The Final Summit - Not Quite the Finale

Saturday, November 19, 2011 Vishaal 0 Comments

Summary: Mankind has become a quickly corrupted society and they are on the verge of complete annihilation. They have veered from being a productive, successful society and God has decided that if they do not change they will be destroyed. David Ponder, our hero, is one of the Travelers, a group of people selected to travel through time, many guided by archangel Gabriel, and he is selected along with the other Travelers to meet at the final summit, where a solution must be reached that will bring humanity back to being a successful civilization. What's the catch? They only have five tries.

Truth is, I did not find this work "great" or "classic". I did find it basically entertaining and a quick read. It's not heady or confounding; unfortunately it's not particularly deep, subtle, or complex either. Whereas it did offer an invitation to reflect, the content was not what I personally would consider meaty or profound. I have to believe that it was intended to be an every-man's book of inspiration...and I do mean every MAN. It has a decidedly masculine take on the world. Lots of warriors, football coaches, and politicians among his "wise" assemblage.

It is now 28 years after the events in The Traveler's Gift. David Ponder has used what he was given in that adventure to become very successful. He is approached early on by the archangel Gabriel (who took him on his last adventure) and told that a summit of all other Travelers throughout time is being convened to discuss an important question: "What does humanity need to do, individually and collectively, to restore itself to the pathway toward successful civilization?" Ponder, being from the current point in time, is chosen to lead the summit because he represents the everyman (unlike all other Travelers, Ponder has not aspired to greatness) and because he should care the most earnestly about the result of the summit.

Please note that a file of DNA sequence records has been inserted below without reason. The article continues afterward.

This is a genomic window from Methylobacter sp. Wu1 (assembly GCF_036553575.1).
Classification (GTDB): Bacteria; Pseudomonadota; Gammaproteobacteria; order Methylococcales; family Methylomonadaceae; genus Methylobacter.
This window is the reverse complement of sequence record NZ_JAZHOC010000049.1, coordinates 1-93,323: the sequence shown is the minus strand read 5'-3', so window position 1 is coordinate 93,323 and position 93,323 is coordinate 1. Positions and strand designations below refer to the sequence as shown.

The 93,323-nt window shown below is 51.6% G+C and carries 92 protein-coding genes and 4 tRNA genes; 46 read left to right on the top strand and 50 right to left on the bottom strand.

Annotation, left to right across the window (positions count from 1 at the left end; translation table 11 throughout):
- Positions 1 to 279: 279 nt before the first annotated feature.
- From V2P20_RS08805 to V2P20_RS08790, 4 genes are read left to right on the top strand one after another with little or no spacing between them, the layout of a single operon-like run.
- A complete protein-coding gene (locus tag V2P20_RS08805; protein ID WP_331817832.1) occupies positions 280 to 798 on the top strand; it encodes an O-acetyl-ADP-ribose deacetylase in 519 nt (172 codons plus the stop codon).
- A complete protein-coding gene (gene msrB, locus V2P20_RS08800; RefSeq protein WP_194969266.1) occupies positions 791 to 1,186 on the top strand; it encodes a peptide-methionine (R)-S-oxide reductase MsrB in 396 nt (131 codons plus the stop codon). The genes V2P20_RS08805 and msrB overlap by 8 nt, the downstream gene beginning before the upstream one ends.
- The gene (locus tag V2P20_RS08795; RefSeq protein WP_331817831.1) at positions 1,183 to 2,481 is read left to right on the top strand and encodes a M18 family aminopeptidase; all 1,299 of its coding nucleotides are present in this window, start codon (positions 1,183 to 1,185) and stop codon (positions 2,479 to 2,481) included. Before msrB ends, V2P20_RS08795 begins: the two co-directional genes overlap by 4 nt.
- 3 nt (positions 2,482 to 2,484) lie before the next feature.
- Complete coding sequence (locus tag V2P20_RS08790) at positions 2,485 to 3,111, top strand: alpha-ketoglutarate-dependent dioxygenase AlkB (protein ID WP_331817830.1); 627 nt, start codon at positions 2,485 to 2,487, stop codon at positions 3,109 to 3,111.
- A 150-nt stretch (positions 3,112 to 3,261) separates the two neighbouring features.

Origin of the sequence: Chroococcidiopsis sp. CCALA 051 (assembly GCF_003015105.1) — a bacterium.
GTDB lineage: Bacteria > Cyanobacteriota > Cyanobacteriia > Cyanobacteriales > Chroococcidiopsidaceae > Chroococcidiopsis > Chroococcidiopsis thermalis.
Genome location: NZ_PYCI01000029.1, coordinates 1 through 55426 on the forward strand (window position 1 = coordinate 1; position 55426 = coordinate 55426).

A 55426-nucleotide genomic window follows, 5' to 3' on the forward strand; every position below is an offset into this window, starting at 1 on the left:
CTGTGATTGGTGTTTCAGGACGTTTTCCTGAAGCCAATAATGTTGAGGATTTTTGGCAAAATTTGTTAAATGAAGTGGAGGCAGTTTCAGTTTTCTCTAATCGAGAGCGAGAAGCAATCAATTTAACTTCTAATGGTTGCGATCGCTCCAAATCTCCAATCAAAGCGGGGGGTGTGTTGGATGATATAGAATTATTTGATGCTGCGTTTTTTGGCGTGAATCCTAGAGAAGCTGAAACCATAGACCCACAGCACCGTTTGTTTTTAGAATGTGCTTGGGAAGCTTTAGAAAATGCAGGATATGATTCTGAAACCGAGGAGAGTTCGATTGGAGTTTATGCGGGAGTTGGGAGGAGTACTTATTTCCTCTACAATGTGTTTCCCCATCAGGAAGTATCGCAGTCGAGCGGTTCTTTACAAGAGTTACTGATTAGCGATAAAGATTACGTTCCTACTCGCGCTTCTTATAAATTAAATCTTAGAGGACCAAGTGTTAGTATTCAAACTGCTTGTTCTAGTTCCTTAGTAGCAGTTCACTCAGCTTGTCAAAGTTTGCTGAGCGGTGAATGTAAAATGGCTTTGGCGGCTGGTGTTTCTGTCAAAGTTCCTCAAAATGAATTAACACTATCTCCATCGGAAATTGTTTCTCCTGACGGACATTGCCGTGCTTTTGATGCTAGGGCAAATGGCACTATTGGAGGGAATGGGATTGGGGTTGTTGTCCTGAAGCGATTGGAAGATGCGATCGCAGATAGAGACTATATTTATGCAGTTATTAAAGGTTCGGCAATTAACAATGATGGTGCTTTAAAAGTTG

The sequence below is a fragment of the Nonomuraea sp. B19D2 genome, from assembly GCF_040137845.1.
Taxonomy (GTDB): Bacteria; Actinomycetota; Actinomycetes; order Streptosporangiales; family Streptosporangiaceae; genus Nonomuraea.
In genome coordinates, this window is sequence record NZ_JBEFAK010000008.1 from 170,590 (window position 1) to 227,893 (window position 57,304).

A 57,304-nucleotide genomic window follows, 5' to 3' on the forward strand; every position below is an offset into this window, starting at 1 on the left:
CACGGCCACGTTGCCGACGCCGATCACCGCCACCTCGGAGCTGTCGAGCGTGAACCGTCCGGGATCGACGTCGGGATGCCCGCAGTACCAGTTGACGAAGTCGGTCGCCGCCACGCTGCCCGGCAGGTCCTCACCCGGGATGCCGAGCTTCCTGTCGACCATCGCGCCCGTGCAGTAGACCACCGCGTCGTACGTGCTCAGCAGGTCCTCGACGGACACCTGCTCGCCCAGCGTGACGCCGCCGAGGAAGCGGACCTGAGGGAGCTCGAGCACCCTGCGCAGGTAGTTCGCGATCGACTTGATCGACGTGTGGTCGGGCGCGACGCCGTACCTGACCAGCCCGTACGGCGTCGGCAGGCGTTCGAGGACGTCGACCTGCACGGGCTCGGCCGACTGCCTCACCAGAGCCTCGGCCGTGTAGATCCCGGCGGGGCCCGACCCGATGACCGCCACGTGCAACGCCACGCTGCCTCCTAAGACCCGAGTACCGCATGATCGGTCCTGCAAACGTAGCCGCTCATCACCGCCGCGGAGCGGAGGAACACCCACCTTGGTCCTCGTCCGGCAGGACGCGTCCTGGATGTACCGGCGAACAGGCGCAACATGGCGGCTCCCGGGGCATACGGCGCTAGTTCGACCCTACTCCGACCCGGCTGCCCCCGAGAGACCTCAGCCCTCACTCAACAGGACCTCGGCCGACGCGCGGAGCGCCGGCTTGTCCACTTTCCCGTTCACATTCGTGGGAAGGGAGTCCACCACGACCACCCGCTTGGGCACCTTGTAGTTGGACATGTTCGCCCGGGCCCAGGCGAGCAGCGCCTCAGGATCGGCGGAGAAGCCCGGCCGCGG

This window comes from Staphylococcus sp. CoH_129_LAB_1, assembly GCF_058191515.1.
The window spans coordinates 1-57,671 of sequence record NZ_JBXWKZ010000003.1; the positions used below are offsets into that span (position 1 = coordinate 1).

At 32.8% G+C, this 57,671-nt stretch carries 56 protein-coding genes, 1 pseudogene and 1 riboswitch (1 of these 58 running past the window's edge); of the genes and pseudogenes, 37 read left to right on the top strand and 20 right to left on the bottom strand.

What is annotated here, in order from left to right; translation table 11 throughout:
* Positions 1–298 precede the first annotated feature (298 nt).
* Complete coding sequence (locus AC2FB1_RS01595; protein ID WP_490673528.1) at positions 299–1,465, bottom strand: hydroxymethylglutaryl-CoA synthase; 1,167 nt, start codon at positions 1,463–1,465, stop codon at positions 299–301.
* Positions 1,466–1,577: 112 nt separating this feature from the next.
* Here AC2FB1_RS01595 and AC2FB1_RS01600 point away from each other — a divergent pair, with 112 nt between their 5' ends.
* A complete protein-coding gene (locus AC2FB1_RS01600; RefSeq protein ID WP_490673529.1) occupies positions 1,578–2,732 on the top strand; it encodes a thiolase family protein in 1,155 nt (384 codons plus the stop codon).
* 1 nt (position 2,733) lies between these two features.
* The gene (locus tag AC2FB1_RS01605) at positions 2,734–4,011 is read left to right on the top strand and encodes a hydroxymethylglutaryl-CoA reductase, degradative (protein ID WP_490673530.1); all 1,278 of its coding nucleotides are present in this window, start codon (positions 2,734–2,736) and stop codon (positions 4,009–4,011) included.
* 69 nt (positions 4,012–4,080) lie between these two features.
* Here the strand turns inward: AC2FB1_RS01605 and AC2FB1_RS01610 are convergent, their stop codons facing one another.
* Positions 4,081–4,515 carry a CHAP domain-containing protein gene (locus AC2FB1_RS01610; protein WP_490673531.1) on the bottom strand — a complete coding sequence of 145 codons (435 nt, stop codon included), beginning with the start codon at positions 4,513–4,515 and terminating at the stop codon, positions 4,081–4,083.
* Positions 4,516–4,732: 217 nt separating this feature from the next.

Many characters throughout history make appearances in this work. King Solomon is in the stands watching the summit proceedings, as are Anne Frank, Thomas Edison, and Albert Einstein, to name a few. I would suggest a reader particularly take note of World War II era personality Eric Erickson.

While and entertaining read, this book is quite theologically shallow. Gabriel mentions that in history, God has decided to start over, and says the most recent of such reorganizations took place with the Flood in Genesis. If you want to count Adam and Eve being banned from the Garden of Eden, then I can be okay with this statement, but as it is written, it suggests that there have been several other instances where such events have taken place. Another problem I had with the theology is when Gabriel tells us that current scientists suspect a highly advanced civilization that existed some 30,000 years before the Aztecs and the Incas. As I reread this portion, Gabriel doesn't say that these people are right in their assumption, but being a staunch believer in a young earth (roughly 6,000 years old), this portion rubs me the wrong way. And, by and large, there is little reference to God, Jesus, or the Bible.

All-in-all, the read was enjoyable if you have some time to kill, but there is not much spiritual depth here. If you want to find success here on Earth, you might find some good tips in The Final Summit, but if you want to be great in the kingdom of God, you won't find many answers in this book.